Tommy, Steffen and I slowly felt that we were now very very tired and decided, at 19:30, that we should go to bed early today. We get up together and say goodbye to each other. Now I also feel how it slowly rumbles in my stomach and notice how the energy literally disappears from my body. I leave the room when Jan stops me for a moment and asks me if I would like to join them at the table for a while and have a glass of schnapps with them. I find the gesture absolutely nice and apologize, however, at the same time with Jan that I would have accepted the invitation normally very gladly, but said I: "I am tonight rather flat and tired and must unfortunately refuse the invitation". I get a shower token from the hut host and then climb the stairs to look for the washrooms. I feel now ever more clearly that with me something is not at all correct, while I complete straight my washing program. After the three minutes of shower time are up, I run straight to the toilet next door and as I sat there on the redeeming white ceramic bowl, I realized I had a violent case of diarrhea. "Well, if that's all compared to the others," I think to myself like that, "then I can actually rest easy." I get weaker and weaker with each passing minute and, after getting dressed again, I force myself outside into the darkness to find a suitable place to sleep for the night a little further uphill.
In the corridor sits also Hannah, who hangs totally exhausted over a cup of camomile tea and is close to tears. I wish her a speedy recovery and hope that she will feel better soon. Completely devoid of energy, I put on my shoes and put my backpack on my shoulders with the greatest of effort. It is now very cold out here and I trudge in the darkness a way up the mountain. The terrain is very sloping and in the darkness I hardly find a suitable place while I am in "emergency mode". I keep looking left and right. Up the slope on the right and down on the left, but hardly anything suitable is in sight. Finally! A bit below me next to a big rock on the left hand side of the path I recognize a reasonably flat spot. With last strength I reach the place, put down my backpack and lie down exhausted in the 30 cm high undergrowth. I breathe heavily, my heart throbs strongly and it feels as if my pancreas is vibrating or trembling. Stretching all fours, I lay there like that for a short while until I could pull myself together to start setting up my tent. Crawling on all fours to my pack, I unstrapped the tent from underneath the lid pocket. Kneeling in front of the sub-optimal flat spot on the ground, but better than anything else I could discover, I spread the tent out in front of me as best I could somehow so that I wouldn't spend the night lying in the tent at a total angle. I let myself fall totally exhausted again to the back into the undergrowth and remain a few minutes in such a way lying. I pick myself up again and again, tinker the tent poles together and tighten it, in the hope that it was coincidentally right around with the tent together. It wasn't, of course, but I couldn't care less about that now. Then it remains tonight just so crooked. The main thing is that the thing stands somehow and I can finally lie down in it. What comes next? Oh yes, inflating my sleeping pad. After that? Unpacking the sleeping bag and rolling it out in the tent. Alright. I get through these individual tasks by the skin of my teeth and get up one last time and walk around the tent to fix it with my hiking poles. I save the pegs. Finally I am ready!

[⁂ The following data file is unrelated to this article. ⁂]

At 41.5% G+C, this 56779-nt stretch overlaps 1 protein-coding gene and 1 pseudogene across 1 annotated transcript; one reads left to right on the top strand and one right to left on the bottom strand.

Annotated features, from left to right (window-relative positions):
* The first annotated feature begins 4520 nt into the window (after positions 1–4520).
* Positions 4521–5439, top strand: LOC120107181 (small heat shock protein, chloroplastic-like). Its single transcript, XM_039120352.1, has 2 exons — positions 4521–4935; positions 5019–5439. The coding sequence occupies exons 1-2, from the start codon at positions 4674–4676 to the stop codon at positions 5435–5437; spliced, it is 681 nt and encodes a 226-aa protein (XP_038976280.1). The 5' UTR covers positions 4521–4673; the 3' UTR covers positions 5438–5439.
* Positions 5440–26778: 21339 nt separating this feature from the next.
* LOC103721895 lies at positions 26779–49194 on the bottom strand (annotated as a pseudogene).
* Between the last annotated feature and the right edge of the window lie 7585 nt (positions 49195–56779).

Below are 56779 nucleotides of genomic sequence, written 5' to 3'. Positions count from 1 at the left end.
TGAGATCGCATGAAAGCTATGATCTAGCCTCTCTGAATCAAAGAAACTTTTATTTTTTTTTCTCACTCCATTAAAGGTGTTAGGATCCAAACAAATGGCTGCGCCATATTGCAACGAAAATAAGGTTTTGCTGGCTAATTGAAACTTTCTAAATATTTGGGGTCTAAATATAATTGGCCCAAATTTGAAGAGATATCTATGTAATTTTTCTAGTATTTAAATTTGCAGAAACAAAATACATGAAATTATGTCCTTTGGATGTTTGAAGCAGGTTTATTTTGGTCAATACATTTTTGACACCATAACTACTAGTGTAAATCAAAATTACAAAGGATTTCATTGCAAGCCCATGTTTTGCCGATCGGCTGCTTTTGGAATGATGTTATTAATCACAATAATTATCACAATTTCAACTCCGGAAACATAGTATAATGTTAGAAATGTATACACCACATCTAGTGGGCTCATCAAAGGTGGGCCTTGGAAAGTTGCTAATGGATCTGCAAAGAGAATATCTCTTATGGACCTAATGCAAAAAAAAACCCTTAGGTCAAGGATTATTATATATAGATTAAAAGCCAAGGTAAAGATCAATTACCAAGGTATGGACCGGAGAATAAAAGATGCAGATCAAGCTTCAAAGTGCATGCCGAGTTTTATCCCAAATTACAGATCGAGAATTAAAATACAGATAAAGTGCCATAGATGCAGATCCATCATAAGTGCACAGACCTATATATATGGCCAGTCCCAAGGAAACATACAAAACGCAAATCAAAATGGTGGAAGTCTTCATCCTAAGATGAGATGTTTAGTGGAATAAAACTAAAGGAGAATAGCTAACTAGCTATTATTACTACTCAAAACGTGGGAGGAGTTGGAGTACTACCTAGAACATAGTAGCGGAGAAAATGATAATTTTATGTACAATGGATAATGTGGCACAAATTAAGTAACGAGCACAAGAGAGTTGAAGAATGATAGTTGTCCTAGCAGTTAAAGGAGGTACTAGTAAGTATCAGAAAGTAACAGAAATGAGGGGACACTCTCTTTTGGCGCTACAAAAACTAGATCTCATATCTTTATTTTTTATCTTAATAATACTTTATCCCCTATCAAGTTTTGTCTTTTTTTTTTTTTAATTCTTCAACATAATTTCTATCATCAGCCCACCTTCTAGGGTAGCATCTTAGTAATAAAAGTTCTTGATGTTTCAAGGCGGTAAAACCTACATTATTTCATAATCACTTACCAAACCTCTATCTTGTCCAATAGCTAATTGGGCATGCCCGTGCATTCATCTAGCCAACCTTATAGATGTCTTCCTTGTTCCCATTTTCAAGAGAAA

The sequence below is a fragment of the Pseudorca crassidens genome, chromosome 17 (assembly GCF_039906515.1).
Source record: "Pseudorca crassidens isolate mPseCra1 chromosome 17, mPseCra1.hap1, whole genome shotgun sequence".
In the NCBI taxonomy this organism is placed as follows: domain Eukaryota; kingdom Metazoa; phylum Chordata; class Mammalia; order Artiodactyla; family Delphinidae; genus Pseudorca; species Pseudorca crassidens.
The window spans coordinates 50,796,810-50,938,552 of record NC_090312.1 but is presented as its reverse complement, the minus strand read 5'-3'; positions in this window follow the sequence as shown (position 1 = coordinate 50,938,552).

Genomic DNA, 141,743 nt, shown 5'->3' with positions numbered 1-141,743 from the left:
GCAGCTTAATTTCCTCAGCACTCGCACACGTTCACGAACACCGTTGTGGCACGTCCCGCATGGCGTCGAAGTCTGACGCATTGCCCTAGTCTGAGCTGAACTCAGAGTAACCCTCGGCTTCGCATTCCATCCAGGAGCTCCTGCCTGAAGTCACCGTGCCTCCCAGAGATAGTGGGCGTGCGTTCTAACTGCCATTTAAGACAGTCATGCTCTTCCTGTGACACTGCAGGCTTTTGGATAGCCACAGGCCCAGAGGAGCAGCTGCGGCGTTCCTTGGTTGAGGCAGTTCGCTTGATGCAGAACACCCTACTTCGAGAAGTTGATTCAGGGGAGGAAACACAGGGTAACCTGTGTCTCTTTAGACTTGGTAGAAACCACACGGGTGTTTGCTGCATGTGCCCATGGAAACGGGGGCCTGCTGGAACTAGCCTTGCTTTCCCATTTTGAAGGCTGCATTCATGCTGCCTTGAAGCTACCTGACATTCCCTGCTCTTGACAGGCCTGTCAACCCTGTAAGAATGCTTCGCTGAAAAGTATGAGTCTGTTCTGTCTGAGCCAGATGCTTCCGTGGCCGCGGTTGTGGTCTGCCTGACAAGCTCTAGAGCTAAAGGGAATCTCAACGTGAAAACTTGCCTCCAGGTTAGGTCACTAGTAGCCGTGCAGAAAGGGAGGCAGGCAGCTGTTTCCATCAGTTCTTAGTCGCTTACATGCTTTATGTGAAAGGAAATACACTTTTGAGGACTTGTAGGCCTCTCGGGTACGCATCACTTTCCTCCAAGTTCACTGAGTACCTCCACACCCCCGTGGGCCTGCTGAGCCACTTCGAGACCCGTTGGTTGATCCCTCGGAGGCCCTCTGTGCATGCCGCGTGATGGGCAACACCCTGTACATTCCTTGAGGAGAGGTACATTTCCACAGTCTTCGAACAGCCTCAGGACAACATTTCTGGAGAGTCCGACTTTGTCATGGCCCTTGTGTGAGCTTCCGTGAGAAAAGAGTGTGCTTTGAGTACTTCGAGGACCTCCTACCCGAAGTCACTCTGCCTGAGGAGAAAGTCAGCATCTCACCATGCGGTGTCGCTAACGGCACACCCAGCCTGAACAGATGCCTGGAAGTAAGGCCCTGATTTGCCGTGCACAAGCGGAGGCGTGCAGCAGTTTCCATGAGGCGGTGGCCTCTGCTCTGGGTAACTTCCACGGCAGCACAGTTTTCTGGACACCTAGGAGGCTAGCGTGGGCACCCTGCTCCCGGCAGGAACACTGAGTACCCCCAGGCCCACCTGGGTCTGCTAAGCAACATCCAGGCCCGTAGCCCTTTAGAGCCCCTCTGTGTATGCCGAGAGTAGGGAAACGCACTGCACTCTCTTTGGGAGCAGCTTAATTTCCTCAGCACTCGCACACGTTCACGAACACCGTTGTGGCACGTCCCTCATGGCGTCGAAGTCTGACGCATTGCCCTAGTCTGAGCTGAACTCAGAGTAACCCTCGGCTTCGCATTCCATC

I am, felt totally in the bucket and at the end, crawl into the tent, pull the zippers left and right and lie down in my sleeping bag. As soon as I move my body to the horizontal, I suddenly feel a familiar metallic taste as it forms in my mouth under great accumulation of saliva. I know this sign all too well from the migraine attacks I often had in my youth. And I also know that what follows next is unstoppable. I tear open the zipper of the inner tent in the last presence of mind and spit the spaghetti Bolognese almost undigested into my awning. A luck I think to myself: "I could have used the mess now really not at all in the tent." My muscle reflexes choke the last stomach contents out of me about four more times to make sure that everything that doesn't belong in there, but really everything is out. "Oh man, I hope that stuff doesn't stink out there in front of the tent all night now and I have that sour smell permanently in my nose too." I think to myself. Fortunately, the food was barely digested and it was very cold outside, so this unpleasant side effect was absent for the night. Now that my stomach has been emptied, I sink into my sleeping bag on my sleeping pad, completely exhausted, and fall into a very strange sleep. I wake up again and again during the night and have to exit as my stomach continues to rumble. In short, I have an extremely crappy night that hardly brings me any rest. Hopefully I'll feel a little better in the morning....